Bay Area residents who rely on food stamps to buy groceries soon will be able to use them online.
A 19,000-acre area in Sonoma County is spared from vineyard and housing development
Carbon credits were essential to funding the big costs that come along with managing such large tracts. The nonprofit’s best estimate is that the credits will yield “several hundred thousand dollars” in annual income, based on similar deals on other parcels. This story is part of a special report on climate change in the summer print edition of the San Francisco Public Press.
Federal food aid cutbacks have forced the San Francisco Food Bank to seek additional cash donations after it failed for a second straight year to receive money from the Emergency Food and Shelter Program.
Proposition 37, the state ballot measure requiring labels on genetically modified food, has revived a long-simmering debate about whether genetically modified food harms human health or the environment. But it’s the claim by opponents that food prices would increase that is riling proponents.
In the heart of East Oakland’s Fruitvale neighborhood, the Peralta Hacienda Historical Park is an incongruous reminder of California’s Mexican past: 6 acres of open space in a sea of single-family homes. What was once a massive ranchero now features a Victorian house surrounded by carefully tended vegetable gardens. Ben Glickstein is director of outreach here. He says back in 1820, Antonio Peralta had big agricultural dreams for this stretch of land that slopes down to Peralta Creek. “And we’re still using this for agriculture, for food, here in the middle of this pretty urban neighborhood.”
With the Heart of the City Farmers’ Market gearing up across the street at 8:30 a.m. on a recent Wednesday, six elderly Asian women line up their wares across the front of the Grant Building and entreat pedestrians, calling softly: “Buy. You buy.” Canned Bartlett pears, bagged carrots and onions, boxes of Land O’ Lakes American cheese, packages of whole-wheat bagels, jars of Algood peanut butter, dried beans, sesame crackers and squat cans of evaporated milk were neatly displayed at their feet, along with grape juice and orange juice in plastic liters — clearly food obtained from community agencies’ free distribution programs.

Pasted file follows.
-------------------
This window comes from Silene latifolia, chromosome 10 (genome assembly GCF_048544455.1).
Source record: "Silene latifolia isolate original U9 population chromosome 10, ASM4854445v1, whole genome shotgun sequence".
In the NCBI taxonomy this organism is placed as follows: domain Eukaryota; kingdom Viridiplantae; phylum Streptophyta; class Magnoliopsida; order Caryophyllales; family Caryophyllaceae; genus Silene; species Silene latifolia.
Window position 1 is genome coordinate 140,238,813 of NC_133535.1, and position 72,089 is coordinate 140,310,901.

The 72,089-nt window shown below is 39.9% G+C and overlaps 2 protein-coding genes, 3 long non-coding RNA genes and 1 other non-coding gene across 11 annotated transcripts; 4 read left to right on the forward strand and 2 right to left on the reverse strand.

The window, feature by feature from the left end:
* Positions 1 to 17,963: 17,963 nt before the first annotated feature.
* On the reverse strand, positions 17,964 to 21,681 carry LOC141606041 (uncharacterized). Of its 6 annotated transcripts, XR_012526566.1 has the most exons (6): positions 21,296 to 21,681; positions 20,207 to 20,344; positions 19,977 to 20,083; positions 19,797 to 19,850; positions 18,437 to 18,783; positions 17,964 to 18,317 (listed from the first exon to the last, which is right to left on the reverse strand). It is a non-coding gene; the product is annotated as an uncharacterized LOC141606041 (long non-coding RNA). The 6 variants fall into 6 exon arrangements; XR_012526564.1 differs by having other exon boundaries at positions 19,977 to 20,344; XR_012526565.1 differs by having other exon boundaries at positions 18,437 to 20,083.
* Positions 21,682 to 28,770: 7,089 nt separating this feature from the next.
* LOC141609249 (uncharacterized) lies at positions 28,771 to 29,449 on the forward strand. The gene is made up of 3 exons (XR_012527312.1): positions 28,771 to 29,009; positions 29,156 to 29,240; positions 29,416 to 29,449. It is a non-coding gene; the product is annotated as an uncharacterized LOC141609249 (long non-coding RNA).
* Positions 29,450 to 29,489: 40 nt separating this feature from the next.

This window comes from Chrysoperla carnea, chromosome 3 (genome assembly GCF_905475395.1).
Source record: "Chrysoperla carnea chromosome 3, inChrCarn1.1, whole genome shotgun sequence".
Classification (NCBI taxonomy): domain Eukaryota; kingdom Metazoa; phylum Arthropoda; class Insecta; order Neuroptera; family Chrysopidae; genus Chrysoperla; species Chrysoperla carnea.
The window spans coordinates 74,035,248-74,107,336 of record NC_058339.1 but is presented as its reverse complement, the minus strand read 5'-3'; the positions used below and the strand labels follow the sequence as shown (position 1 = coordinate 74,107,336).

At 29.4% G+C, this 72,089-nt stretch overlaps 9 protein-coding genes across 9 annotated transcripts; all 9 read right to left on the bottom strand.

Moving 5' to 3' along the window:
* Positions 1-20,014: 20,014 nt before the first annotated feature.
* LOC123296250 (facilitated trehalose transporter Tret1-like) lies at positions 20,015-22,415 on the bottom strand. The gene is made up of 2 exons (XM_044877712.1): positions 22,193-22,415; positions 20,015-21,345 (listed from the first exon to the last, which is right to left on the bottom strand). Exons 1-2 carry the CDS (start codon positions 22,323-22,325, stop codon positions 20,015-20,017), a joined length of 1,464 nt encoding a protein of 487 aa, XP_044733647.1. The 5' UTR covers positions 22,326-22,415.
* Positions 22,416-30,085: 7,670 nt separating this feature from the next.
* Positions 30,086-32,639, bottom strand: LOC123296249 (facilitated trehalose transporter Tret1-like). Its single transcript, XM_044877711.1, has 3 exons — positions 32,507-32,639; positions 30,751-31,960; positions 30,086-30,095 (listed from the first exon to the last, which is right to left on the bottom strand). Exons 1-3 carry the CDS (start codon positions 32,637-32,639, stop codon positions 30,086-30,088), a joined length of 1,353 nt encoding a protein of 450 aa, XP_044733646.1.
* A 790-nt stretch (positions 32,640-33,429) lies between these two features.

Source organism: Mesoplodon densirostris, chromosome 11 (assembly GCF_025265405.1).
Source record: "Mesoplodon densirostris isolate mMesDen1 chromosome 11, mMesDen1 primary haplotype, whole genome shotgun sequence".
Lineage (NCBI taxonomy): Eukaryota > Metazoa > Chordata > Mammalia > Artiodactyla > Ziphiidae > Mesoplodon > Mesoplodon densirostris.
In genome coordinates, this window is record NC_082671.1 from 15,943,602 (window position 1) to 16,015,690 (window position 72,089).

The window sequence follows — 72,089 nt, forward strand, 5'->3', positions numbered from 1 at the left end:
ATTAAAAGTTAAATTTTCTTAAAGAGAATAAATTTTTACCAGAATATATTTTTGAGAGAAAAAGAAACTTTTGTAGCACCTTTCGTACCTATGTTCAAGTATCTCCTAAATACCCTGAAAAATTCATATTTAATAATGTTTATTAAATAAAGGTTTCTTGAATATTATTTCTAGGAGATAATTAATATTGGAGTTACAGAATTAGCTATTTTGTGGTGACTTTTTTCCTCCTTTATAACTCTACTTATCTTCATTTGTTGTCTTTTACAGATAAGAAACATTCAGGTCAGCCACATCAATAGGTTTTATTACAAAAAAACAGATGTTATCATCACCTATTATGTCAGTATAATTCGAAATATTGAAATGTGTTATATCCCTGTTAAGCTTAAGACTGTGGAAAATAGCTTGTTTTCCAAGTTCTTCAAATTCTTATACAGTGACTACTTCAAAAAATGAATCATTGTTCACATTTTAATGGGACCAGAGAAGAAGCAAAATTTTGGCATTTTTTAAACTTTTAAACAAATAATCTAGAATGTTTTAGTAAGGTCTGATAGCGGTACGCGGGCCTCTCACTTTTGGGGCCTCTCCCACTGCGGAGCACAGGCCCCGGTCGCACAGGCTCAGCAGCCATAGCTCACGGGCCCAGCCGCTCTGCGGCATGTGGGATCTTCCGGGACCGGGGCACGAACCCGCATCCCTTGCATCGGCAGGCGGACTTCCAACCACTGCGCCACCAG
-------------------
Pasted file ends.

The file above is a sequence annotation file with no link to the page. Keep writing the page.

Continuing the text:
The California Homemade Food Act, AB1616, may be a game-changer for entrepreneurs who want to cook in their kitchen and sell on the street. Vendors who make breads, nut mixes, fruit butters, preserves and other foods that don’t spoil at room temperature would be able to legally cook from home if the bill passes.
Gabriel Thompson worked alongside immigrants in the back of restaurants in New York City and in factories that produced some of the most basic foods in the American diet: lettuce and chicken. Not an immigrant himself, Thompson used his investigative reporting techniques to lift a veil on working conditions that many undocumented immigrants and low-income Americans face daily. His colleagues experienced excruciating soreness from physical labor. They had no employee benefits. And they had to do monotonous and repetitive work, which led to a high rate of injuries. Thompson’s one-year immersion into the lives of working immigrants, documented in his recent book, “Working in the Shadows,” comes at a time when working conditions are changing. The immigrant workers are leaving the workplace under pressure from law enforcement, a trend that is forcing the employers to look for new ways of attracting workers.
Because of the economic meltdown, an increasing number of San Francisco residents are finding themselves hungry and in need – and the agencies that would normally help fill those bellies are drastically cutting what they can provide. San Francisco social service agencies face another hard-hitting blow, as the San Francisco Food Bank, which supplies more than 400 local organizations with the majority of their food, is still reeling from the loss of federal funding.
Visit the farmers market in downtown San Francisco on Sundays, and you may see, past the stands of organic lettuce and fresh flowers, a few elderly women hunched over a random assortment of condiments and canned goods. As security approaches, they quickly scatter, only to set up shop on the opposite corner a few moments later. According to several food pantries, elderly recipients of free food disbursements are turning around and selling the donations at various locations throughout San Francisco.